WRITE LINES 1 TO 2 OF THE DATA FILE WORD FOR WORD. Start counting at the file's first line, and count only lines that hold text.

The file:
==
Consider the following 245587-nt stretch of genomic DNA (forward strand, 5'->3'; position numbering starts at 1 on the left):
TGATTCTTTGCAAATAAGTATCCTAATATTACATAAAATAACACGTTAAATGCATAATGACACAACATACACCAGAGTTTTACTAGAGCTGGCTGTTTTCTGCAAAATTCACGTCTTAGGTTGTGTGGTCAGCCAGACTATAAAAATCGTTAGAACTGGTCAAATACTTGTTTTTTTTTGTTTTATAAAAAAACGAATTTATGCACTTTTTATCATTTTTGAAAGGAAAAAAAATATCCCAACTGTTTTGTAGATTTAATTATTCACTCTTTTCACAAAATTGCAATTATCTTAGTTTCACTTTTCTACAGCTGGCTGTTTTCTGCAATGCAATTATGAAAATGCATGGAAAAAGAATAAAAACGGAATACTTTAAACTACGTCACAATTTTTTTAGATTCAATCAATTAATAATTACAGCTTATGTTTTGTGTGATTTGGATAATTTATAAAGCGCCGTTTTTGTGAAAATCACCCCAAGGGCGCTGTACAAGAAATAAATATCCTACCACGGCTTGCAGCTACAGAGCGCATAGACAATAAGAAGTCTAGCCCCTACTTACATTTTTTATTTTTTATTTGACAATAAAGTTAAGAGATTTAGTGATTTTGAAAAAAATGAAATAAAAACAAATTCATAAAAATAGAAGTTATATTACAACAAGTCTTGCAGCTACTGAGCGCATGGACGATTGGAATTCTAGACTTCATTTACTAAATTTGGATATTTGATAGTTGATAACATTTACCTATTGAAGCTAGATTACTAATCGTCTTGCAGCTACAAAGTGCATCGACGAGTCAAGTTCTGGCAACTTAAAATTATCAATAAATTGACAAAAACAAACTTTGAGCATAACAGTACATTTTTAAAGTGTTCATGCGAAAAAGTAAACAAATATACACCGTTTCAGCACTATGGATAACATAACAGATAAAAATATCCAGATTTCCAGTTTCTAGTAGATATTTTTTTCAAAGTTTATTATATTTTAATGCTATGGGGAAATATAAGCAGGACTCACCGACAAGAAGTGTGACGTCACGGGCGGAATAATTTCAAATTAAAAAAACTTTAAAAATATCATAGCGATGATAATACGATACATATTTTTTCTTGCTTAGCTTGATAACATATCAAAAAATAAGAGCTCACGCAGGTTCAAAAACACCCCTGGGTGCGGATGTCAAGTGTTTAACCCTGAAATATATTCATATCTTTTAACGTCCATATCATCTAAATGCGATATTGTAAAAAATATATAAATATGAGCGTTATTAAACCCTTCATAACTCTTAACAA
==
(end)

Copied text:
Consider the following 245587-nt stretch of genomic DNA (forward strand, 5'->3'; position numbering starts at 1 on the left):
TGATTCTTTGCAAATAAGTATCCTAATATTACATAAAATAACACGTTAAATGCATAATGACACAACATACACCAGAGTTTTACTAGAGCTGGCTGTTTTCTGCAAAATTCACGTCTTAGGTTGTGTGGTCAGCCAGACTATAAAAATCGTTAGAACTGGTCAAATACTTGTTTTTTTTTGTTTTATAAAAAAACGAATTTATGCACTTTTTATCATTTTTGAAAGGAAAAAAAATATCCCAACTGTTTTGTAGATTTAATTATTCACTCTTTTCACAAAATTGCAATTATCTTAGTTTCACTTTTCTACAGCTGGCTGTTTTCTGCAATGCAATTATGAAAATGCATGGAAAAAGAATAAAAACGGAATACTTTAAACTACGTCACAATTTTTTTAGATTCAATCAATTAATAATTACAGCTTATGTTTTGTGTGATTTGGATAATTTATAAAGCGCCGTTTTTGTGAAAATCACCCCAAGGGCGCTGTACAAGAAATAAATATCCTACCACGGCTTGCAGCTACAGAGCGCATAGACAATAAGAAGTCTAGCCCCTACTTACATTTTTTATTTTTTATTTGACAATAAAGTTAAGAGATTTAGTGATTTTGAAAAAAATGAAATAAAAACAAATTCATAAAAATAGAAGTTATATTACAACAAGTCTTGCAGCTACTGAGCGCATGGACGATTGGAATTCTAGACTTCATTTACTAAATTTGGATATTTGATAGTTGATAACATTTACCTATTGAAGCTAGATTACTAATCGTCTTGCAGCTACAAAGTGCATCGACGAGTCAAGTTCTGGCAACTTAAAATTATCAATAAATTGACAAAAACAAACTTTGAGCATAACAGTACATTTTTAAAGTGTTCATGCGAAAAAGTAAACAAATATACACCGTTTCAGCACTATGGATAACATAACAGATAAAAATATCCAGATTTCCAGTTTCTAGTAGATATTTTTTTCAAAGTTTATTATATTTTAATGCTATGGGGAAATATAAGCAGGACTCACCGACAAGAAGTGTGACGTCACGGGCGGAATAATTTCAAATTAAAAAAACTTTAAAAATATCATAGCGATGATAATACGATACATATTTTTTCTTGCTTAGCTTGATAACATATCAAAAAATAAGAGCTCACGCAGGTTCAAAAACACCCCTGGGTGCGGATGTCAAGTGTTTAACCCTGAAATATATTCATATCTTTTAACGTCCATATCATCTAAATGCGATATTGTAAAAAATATATAAATATGAGCGTTATTAAACCCTTCATAACTCTTAACAA